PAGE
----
“I remember back when I was in college and a disc jockey in Boston locked himself in and played this song for three hours in a row,’’ he says.

Boorack dials in a song by Buddy Starcher, a spoken-word recounting of the differences between the assassinations of John F. Kennedy and Abraham Lincoln. He stands in silence, listening.

“I’d never have even discovered a song like this if it wasn’t for the jukebox,’’ he says.

A passion for music attracted Boorack to the jukebox. He has 10,000 45 r.p.m. singles neatly filed in drawers in the basement. He owns original singles from the Beatles, Elvis Presley, and Johnny Cash.

“I’m a collector, but not a purist,’’ Boorack adds. He speaks fondly of weekends away with his wife, hunting for rare finds of one sort or another.

The jukebox aficionado is a dying breed. Boorack estimates the number of jukebox repairers to be two-thirds lower than it was 10 years ago. In the age of the iPod, there is no younger generation taking interest. When he does get a call, it’s usually from someone of his era who is thrilled to just find someone who can help them.

“A guy from Dallas rang me, and he wanted four jukeboxes,’’ Boorack says. “He was so desperate to find someone to sell them to him that he was prepared to drive up and get them.’’

No new CD or vinyl jukeboxes are in production. Of the four companies that dominated the decades-long burst in production of jukeboxes - Wurlitzer, Seeburg, Rockola, and Rowe -all but Rowe folded in the 1970s and 1980s. Recently, Boorack says, the only known Rockola technician died.

The machines will break. “The vinyl jukeboxes, they get dirt in them, and they get dusty,’’ Boorack says. The CD jukeboxes run into problems with the wiring. The fuses die, and are getting harder to replace. He has a well of jukebox parts meticulously filed in his garage, but this supply is a finger in a leaking damn. Scarcity means that old jukeboxes are like old Hondas, often worth more for their parts.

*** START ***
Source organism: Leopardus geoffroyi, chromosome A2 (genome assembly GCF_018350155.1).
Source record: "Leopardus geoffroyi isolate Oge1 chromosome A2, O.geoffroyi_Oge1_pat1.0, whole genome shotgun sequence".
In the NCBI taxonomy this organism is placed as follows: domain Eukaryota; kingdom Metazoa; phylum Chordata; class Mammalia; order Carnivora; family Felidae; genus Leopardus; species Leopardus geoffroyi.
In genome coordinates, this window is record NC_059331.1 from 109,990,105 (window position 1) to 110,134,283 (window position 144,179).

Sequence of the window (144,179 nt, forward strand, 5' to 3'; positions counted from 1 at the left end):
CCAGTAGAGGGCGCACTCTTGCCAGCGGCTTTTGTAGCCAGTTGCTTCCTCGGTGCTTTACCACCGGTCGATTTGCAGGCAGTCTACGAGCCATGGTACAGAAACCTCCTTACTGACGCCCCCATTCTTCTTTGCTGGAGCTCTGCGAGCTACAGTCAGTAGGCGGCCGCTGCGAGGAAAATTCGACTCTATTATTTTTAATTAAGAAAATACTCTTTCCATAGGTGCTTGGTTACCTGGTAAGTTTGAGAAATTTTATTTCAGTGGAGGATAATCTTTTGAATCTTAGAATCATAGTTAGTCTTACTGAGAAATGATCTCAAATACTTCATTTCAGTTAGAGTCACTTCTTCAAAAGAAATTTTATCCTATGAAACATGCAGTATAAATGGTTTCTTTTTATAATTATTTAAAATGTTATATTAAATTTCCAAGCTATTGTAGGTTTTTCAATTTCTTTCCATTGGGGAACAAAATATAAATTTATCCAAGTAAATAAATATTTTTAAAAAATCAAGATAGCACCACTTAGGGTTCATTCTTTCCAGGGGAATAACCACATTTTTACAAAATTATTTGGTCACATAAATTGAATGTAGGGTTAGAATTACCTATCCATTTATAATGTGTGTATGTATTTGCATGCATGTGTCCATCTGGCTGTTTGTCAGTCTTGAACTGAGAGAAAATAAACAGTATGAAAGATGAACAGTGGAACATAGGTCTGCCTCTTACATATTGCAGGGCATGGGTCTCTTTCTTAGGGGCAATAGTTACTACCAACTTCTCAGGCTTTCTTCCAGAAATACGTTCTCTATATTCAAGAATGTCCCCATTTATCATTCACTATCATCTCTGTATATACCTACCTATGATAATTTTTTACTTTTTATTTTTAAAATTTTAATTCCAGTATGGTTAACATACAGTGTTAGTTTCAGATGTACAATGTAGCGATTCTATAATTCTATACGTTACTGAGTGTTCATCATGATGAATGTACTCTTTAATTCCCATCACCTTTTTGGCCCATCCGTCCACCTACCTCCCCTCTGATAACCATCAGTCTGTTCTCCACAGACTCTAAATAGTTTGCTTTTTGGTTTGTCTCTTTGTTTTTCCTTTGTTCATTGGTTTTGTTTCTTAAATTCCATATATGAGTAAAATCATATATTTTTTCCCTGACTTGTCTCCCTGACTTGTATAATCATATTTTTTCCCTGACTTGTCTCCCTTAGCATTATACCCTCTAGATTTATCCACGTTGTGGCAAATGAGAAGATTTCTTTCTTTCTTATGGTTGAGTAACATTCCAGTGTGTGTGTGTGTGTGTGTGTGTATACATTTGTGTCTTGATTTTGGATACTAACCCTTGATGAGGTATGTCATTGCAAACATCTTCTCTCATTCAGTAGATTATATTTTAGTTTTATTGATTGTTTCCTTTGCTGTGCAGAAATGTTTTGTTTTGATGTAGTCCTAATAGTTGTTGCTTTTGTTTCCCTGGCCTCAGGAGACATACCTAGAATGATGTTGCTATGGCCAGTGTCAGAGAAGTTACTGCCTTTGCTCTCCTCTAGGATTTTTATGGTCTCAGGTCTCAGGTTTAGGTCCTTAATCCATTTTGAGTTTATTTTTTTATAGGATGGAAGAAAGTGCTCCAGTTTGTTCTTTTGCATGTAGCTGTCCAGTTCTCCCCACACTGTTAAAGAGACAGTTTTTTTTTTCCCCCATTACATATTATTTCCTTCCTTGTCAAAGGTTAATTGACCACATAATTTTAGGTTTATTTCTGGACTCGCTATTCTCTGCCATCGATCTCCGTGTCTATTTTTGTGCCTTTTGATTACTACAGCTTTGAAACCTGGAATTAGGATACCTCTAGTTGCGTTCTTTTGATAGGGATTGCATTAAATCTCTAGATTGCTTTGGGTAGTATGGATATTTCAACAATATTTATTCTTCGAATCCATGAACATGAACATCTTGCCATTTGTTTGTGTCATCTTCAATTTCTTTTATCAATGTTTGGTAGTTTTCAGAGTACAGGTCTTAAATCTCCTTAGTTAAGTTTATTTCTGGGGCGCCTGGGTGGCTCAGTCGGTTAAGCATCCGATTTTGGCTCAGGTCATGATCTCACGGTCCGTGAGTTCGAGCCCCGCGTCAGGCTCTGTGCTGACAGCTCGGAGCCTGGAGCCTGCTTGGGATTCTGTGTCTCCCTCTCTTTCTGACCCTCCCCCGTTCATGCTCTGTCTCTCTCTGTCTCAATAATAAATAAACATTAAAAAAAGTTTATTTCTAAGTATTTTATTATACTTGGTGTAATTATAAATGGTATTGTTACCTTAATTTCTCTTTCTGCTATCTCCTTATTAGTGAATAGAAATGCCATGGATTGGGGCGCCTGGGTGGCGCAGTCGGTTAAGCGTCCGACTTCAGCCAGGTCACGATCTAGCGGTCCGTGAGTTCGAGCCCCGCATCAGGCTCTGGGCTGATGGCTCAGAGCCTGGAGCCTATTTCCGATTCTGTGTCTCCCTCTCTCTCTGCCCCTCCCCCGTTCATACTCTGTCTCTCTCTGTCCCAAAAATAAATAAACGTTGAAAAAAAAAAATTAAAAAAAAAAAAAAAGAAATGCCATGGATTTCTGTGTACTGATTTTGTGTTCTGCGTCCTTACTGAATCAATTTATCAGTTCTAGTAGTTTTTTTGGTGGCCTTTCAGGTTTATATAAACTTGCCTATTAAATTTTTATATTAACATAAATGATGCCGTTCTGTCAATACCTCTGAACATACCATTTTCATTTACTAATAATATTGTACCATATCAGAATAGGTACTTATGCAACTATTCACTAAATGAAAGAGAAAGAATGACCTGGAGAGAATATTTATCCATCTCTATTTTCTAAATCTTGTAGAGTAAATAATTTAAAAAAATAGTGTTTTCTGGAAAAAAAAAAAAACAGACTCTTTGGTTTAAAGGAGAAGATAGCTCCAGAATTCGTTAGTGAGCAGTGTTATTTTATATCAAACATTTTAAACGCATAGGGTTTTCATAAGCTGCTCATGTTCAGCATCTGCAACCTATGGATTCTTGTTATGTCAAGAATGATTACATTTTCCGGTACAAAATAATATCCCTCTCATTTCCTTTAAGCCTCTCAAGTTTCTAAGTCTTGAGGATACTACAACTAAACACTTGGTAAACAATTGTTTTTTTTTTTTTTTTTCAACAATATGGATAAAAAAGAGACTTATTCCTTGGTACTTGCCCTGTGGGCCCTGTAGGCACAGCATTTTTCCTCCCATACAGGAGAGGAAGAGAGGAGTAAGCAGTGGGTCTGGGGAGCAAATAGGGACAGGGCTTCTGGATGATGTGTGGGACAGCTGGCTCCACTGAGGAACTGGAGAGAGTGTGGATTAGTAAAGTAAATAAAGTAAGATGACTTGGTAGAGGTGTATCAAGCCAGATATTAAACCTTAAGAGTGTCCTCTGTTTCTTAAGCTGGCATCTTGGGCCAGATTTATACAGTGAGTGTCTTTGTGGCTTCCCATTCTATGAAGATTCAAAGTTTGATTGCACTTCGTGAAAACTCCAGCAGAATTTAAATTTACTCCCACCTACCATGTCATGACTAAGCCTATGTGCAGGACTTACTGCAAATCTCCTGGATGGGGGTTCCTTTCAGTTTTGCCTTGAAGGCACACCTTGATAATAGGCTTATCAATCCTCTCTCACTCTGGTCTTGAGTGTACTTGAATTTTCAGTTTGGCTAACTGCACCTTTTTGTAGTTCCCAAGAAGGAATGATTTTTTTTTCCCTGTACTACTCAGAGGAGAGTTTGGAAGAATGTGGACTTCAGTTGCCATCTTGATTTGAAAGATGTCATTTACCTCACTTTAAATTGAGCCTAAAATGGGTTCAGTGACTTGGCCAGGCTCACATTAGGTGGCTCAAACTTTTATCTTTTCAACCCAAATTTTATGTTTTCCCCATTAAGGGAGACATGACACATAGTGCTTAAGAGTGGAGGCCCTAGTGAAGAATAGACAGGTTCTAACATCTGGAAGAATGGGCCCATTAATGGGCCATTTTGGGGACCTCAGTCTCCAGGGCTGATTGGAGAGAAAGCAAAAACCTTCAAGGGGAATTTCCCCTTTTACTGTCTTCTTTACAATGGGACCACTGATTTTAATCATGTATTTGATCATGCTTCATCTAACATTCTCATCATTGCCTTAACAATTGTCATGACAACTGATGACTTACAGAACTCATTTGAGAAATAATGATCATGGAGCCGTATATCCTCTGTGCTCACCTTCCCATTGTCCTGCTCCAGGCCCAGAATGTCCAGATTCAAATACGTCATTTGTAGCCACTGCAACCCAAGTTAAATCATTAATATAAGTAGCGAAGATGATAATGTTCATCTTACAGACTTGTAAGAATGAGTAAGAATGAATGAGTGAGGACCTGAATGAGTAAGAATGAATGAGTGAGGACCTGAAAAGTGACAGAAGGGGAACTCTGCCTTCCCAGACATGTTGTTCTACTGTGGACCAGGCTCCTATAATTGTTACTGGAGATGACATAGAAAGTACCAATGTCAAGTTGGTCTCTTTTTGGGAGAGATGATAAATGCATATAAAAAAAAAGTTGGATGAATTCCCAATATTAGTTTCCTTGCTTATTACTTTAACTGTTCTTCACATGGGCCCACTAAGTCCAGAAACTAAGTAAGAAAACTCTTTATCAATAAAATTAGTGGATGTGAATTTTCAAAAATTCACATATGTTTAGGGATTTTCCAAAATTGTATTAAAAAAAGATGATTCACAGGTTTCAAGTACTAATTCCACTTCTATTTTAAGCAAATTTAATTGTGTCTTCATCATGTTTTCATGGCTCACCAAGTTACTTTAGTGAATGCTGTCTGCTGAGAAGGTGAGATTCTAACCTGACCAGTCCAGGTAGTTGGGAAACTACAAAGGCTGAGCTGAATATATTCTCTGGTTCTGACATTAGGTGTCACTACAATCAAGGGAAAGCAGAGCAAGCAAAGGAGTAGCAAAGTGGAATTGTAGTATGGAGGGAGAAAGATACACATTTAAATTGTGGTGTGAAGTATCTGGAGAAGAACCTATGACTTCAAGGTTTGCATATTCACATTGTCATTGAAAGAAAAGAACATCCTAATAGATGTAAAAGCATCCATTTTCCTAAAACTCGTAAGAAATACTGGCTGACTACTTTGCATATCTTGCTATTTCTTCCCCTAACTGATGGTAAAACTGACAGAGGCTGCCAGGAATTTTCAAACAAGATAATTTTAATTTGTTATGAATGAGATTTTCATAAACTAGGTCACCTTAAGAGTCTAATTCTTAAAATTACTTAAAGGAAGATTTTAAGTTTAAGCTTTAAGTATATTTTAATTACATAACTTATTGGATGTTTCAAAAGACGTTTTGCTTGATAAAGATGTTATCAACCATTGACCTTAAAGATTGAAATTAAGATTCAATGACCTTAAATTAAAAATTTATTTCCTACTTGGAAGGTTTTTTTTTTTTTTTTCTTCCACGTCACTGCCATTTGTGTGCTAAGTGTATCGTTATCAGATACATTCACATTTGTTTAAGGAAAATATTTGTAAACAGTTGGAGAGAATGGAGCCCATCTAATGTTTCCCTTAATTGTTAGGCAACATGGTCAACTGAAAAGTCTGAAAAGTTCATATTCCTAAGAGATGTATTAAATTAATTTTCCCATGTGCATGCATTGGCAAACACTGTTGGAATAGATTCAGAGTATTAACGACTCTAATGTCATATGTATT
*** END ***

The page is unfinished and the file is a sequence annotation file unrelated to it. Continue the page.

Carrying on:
The records in Boorack’s prized Seeburg sit in a glass case, atop a base with glowing red and green lights up each side. But the jukebox isn’t working well these days. He turns music on but it plays at a wobbly and uneven pace.

Boorack is realistic about the impending cultural annihilation for the machines that fill his house. He has no desire to try the newer digital models, he says. Technology will mean there is no second turn for the mechanical boxes.

Jukebox nostalgia is a baby-boomer trait, Boorack says. “There was just something about the hope, the optimism of the 1950s that I think resonates.’’ He pauses, stuck reaching for the best description. “My kids, they don’t care about the jukeboxes. It means nothing to them. Same with my father.’’

Boorack says he’ll likely fix jukeboxes until he is unable to. He’s back teaching part time, working nearby at New England Village helping disabled adults.

“I really missed the kids when I left teaching,’’ Boorack says.

Despite how they dominate his space, Boorack not to romanticize the jukeboxes. He says they’re not worth being sentimental over, the way his family is.

They’re just things, Boorack says. He will admit, though, to being a little shocked the jukebox hobby went this far for him. It gave him something to do. “I’m one of those people, I can’t just sit down and watch a movie in my old age.’’

James Robinson can be reached at